I had to show that $S_4$ has one subgroup of index $2$. Below, you'll find what I tried to do so

Of course, $A_4$ is a subgroup index $2$. To show that there is not another subgroup with the same index, we search all the normal subgroups of $S_4$. To do so, we need to know the cylcetypes that we could encounter:

  • (1,1,1,1)
  • (1,1,2)
  • (2,2)
  • (1,3)
  • (4)

If $\sigma$ belongs to some normal subgroup $N$, every element of the same cycletype as $\sigma$ must belong to $N$, because of the identity $\sigma (a_1, \cdots a_n) \sigma^{-1} \ = \ (\sigma(a_1), \cdots \sigma(a_n))$. Every cycle that can be written as a product of cycles of the same tape must be contained in $N$. Now we get the normal subgroups:

  • $\{e\}$
  • $S_n$
  • $\{(12)(34),(13)(24),(14)(23),e\}$
  • $A_n$
  • Maybe $A_n$ or else $S_n$.

For the last one I used that $(1234)(2134) = (143)$ That implies that this kind of cycles generates a normal subgroup that contains $A_4$. We see that the only normal subgroup containing $12$ elements is $A_4$, as we wanted to show.

Can you find flaws, or do you think this is a proof?


Here's another approach, which works for any $n$: any subgroup of $S_n$ consists either of all even permutations, or has half even and half odd (multiplication by an odd permutation gives a bijection from evens to odds) - i.e., for any $H \le S_n$, $H \le A_n$ or $[H : A_n \cap H] = 2$.

Now if $[S_n : H] = 2$ and $H \ne A_n$, then $[H : A_n \cap H] = 2$, so $|A_n \cap H| = |H|/2 = |S_n|/4 = |A_n|/2$, so $[A_n : A_n \cap H] = 2$. But $A_n$ has no subgroup of index $2$, for any $n$.

  • $\begingroup$ Is there a way to show that $A_n$ has no subgroup of index $2$ without using the simplicity of $A_n, n>4$? $\endgroup$ – Nishant Aug 3 '14 at 20:02
  • 1
    $\begingroup$ @Nishant: Well, simplicity is in my mind the easiest way. But for the case at hand, $n = 4$, the fact that $A_4$ has no subgroup of order $6$ is a well-known exercise, and can be done by hand $\endgroup$ – zcn Aug 3 '14 at 20:03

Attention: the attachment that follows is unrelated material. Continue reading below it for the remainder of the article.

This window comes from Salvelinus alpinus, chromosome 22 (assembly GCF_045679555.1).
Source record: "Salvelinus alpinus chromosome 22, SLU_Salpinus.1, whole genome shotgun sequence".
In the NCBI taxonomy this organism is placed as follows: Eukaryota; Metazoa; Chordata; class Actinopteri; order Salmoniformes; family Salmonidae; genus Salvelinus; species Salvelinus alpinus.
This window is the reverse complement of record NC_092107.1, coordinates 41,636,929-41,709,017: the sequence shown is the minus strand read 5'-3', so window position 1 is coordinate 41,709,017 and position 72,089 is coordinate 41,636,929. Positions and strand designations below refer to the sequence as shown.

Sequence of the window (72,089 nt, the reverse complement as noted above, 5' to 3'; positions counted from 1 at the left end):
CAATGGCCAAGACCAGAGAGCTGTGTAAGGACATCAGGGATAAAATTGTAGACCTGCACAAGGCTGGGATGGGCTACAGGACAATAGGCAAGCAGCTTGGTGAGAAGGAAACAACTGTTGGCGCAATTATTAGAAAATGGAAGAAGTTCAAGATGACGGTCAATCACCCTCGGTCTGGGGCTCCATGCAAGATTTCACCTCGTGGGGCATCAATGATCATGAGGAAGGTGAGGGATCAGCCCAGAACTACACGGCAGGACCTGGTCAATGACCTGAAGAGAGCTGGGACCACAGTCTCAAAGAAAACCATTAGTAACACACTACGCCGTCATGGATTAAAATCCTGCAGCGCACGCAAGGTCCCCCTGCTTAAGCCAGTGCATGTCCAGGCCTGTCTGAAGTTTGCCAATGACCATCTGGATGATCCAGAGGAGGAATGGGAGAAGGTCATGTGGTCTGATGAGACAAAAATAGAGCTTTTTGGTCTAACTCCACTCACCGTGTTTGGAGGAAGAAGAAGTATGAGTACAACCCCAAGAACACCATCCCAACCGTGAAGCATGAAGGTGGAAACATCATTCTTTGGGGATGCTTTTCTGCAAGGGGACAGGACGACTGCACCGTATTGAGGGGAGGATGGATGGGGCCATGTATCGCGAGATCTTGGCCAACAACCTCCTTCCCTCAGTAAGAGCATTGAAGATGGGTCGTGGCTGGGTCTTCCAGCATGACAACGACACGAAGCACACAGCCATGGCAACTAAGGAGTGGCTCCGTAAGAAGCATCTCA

• $\begingroup$ Oh right, I forgot that the OP was asking for the specific case of $n=1$. $\endgroup$ – Nishant Aug 3 '14 at 22:53
  • $\begingroup$ For those who would be interested, here is a proof of your last sentence. $\endgroup$ – Watson Oct 16 '16 at 12:40

Here are some other suggestions.

Any subgroup of index $2$ is normal. The intersection of any two such subgroups is also normal.

Take $A_4$ as one of the two and $B$ as the hypothetical second. Then $A_4 \cap B$ is a normal subgroup of $S_4$ consisting of even permutations (because it is contained within $A_4$, and the intersection of normal subgroups is normal.

The only candidates are the trivial subgroup (use that a normal subgroup is a union of conjugacy classes), or the group $Z$ of order $4$ generated by the even permutations of order $2$.

Then use @zcn's observation that a subgroup has either all even permutations or half even/half odd to show that you can't have a subgroup of order $12$ with either $1$ or $4$ even elements.

Note also that you can use conjugacy class sizes to prove this directly

Trivial class - size 1

Type (12) - six elements

Type (12)(34) - three elements

Type (123) - eight elements

Type (1234) - six elements

If you want the unit element, you have to have the class of size three if the order of your normal subgroup is to be even ... and then you run out of options - only $A_4$ works.


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